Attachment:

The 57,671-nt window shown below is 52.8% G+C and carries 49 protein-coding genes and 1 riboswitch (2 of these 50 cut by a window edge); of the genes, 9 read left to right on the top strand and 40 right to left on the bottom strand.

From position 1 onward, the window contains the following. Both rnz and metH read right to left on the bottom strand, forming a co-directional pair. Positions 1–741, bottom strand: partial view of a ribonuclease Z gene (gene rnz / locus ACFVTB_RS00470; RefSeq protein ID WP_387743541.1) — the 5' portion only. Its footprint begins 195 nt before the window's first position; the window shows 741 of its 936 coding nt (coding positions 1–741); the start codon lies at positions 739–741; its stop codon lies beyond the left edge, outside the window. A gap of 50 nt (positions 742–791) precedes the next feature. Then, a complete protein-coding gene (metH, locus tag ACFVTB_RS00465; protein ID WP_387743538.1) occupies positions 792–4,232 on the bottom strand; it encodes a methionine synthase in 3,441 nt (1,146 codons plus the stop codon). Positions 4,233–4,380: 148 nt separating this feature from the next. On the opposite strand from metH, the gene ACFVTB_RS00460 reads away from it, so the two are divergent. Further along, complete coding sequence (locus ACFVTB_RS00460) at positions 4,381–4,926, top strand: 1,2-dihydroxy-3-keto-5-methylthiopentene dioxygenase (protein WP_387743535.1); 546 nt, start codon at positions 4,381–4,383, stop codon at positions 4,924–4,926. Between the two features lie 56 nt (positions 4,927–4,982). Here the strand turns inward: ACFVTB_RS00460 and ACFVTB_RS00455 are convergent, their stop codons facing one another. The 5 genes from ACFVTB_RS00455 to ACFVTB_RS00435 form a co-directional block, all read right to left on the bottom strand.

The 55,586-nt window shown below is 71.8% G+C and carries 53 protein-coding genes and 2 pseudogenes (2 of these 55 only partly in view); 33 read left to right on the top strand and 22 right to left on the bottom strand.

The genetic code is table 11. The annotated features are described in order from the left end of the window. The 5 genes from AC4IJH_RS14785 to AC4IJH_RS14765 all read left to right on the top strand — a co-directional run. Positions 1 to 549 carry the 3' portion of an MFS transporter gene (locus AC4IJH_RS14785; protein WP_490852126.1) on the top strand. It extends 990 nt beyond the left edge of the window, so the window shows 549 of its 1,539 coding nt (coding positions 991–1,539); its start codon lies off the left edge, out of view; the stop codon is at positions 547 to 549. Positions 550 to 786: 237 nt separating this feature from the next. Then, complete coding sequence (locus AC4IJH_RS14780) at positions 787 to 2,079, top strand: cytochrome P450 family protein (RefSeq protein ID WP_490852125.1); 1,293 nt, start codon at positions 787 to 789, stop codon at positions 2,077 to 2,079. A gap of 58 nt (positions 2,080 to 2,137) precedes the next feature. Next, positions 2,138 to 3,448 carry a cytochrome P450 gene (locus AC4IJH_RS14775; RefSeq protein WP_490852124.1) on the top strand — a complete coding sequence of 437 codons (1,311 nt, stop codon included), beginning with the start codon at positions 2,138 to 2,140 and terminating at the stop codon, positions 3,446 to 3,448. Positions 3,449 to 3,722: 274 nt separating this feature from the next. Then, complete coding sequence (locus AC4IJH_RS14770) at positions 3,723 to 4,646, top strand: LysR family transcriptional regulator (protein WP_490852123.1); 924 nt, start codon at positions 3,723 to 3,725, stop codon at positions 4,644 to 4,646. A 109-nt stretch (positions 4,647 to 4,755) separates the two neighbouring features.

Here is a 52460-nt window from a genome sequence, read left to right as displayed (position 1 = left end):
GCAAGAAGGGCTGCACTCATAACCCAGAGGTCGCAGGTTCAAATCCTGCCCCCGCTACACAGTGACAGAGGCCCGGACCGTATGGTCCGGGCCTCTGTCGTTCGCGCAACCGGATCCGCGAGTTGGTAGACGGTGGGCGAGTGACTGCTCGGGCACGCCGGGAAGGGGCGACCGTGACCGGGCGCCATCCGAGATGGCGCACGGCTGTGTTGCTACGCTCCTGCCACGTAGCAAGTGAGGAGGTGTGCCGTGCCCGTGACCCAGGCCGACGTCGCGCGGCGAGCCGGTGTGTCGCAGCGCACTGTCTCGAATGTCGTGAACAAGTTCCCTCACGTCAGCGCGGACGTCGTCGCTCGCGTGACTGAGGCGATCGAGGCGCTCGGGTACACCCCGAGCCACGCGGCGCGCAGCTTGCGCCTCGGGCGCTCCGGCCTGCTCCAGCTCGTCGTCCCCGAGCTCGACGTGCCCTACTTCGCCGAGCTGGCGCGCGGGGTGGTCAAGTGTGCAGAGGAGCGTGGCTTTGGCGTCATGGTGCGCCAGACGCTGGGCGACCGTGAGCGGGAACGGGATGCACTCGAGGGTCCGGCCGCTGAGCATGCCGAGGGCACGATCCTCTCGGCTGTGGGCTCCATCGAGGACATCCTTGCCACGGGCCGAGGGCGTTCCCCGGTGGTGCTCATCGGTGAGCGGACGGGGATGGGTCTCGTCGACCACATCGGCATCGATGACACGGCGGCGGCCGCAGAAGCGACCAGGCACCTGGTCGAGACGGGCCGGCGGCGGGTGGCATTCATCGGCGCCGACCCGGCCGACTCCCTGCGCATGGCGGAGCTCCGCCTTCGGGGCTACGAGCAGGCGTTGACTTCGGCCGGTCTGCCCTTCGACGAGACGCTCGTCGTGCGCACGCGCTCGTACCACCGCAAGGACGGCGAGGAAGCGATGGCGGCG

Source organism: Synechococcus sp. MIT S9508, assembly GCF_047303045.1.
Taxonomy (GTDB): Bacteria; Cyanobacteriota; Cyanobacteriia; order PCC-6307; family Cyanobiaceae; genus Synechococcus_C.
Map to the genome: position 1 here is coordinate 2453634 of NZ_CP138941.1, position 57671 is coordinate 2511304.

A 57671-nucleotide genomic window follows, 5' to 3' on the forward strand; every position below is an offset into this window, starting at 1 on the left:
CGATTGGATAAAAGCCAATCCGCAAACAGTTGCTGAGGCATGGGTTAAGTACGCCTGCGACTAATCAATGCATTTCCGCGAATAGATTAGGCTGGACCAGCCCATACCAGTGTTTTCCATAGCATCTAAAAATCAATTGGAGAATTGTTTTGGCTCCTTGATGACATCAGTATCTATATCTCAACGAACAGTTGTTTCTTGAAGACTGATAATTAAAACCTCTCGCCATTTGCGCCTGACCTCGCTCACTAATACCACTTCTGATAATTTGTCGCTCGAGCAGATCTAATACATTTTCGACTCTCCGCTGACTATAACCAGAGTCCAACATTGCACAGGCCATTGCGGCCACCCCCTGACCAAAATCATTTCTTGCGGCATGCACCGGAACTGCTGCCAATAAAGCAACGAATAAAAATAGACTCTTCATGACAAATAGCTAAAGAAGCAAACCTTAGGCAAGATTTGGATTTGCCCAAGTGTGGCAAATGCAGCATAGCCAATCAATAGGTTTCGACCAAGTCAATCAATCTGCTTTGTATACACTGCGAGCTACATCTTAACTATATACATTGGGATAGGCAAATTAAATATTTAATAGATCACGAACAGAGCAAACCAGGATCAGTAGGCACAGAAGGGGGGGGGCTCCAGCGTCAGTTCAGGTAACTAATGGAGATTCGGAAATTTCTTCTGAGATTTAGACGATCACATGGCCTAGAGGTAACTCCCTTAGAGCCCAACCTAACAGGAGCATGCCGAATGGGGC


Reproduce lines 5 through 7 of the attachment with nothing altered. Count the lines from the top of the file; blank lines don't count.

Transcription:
Here is a 52460-nt window from a genome sequence, read left to right as displayed (position 1 = left end):
GCAAGAAGGGCTGCACTCATAACCCAGAGGTCGCAGGTTCAAATCCTGCCCCCGCTACACAGTGACAGAGGCCCGGACCGTATGGTCCGGGCCTCTGTCGTTCGCGCAACCGGATCCGCGAGTTGGTAGACGGTGGGCGAGTGACTGCTCGGGCACGCCGGGAAGGGGCGACCGTGACCGGGCGCCATCCGAGATGGCGCACGGCTGTGTTGCTACGCTCCTGCCACGTAGCAAGTGAGGAGGTGTGCCGTGCCCGTGACCCAGGCCGACGTCGCGCGGCGAGCCGGTGTGTCGCAGCGCACTGTCTCGAATGTCGTGAACAAGTTCCCTCACGTCAGCGCGGACGTCGTCGCTCGCGTGACTGAGGCGATCGAGGCGCTCGGGTACACCCCGAGCCACGCGGCGCGCAGCTTGCGCCTCGGGCGCTCCGGCCTGCTCCAGCTCGTCGTCCCCGAGCTCGACGTGCCCTACTTCGCCGAGCTGGCGCGCGGGGTGGTCAAGTGTGCAGAGGAGCGTGGCTTTGGCGTCATGGTGCGCCAGACGCTGGGCGACCGTGAGCGGGAACGGGATGCACTCGAGGGTCCGGCCGCTGAGCATGCCGAGGGCACGATCCTCTCGGCTGTGGGCTCCATCGAGGACATCCTTGCCACGGGCCGAGGGCGTTCCCCGGTGGTGCTCATCGGTGAGCGGACGGGGATGGGTCTCGTCGACCACATCGGCATCGATGACACGGCGGCGGCCGCAGAAGCGACCAGGCACCTGGTCGAGACGGGCCGGCGGCGGGTGGCATTCATCGGCGCCGACCCGGCCGACTCCCTGCGCATGGCGGAGCTCCGCCTTCGGGGCTACGAGCAGGCGTTGACTTCGGCCGGTCTGCCCTTCGACGAGACGCTCGTCGTGCGCACGCGCTCGTACCACCGCAAGGACGGCGAGGAAGCGATGGCGGCG

Source organism: Synechococcus sp. MIT S9508, assembly GCF_047303045.1.